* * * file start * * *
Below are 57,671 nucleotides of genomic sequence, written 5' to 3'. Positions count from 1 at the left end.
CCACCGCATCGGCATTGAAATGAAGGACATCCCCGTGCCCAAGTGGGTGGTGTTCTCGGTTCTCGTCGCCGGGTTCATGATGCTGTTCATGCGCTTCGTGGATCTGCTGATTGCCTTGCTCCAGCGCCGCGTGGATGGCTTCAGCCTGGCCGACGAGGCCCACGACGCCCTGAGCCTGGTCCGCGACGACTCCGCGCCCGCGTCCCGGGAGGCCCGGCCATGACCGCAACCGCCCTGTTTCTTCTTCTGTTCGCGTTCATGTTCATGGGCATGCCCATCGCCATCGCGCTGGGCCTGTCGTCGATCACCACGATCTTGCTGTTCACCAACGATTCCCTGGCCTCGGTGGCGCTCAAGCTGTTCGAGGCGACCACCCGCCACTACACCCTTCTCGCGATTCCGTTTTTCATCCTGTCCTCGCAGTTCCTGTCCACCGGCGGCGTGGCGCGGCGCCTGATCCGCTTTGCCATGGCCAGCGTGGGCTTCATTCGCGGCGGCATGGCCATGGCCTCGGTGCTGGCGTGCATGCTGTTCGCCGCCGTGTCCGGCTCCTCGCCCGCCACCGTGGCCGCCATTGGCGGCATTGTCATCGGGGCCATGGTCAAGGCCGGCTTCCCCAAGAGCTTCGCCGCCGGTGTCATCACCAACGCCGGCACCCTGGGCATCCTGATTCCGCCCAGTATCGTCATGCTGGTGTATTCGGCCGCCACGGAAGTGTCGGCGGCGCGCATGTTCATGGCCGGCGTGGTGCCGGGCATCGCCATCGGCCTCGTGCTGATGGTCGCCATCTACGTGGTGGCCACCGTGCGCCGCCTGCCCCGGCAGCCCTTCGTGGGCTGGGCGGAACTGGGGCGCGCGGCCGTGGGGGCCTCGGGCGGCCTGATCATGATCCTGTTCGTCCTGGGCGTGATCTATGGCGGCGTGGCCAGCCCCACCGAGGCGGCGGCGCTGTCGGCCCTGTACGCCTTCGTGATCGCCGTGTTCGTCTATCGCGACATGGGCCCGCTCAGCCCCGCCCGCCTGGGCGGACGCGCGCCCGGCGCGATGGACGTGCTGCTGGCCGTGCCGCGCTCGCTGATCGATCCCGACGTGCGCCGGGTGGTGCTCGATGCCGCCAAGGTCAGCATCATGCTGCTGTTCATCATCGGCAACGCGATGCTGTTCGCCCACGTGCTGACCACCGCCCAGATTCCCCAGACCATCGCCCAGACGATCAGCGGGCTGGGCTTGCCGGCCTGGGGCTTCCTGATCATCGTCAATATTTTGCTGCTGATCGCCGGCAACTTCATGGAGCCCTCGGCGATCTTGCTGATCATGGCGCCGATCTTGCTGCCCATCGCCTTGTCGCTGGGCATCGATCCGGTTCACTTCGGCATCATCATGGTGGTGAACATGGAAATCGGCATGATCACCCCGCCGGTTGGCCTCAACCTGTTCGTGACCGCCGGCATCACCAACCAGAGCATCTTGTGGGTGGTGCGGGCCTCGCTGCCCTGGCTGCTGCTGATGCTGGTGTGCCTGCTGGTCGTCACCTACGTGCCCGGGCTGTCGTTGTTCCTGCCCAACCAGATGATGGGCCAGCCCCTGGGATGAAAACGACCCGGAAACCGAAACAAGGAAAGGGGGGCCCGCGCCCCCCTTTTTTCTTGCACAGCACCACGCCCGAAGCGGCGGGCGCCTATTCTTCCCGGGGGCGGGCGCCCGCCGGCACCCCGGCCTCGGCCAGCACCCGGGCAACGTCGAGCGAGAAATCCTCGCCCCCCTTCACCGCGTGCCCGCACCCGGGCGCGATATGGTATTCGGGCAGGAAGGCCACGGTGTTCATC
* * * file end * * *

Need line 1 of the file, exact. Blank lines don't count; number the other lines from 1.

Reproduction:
Below are 57,671 nucleotides of genomic sequence, written 5' to 3'. Positions count from 1 at the left end.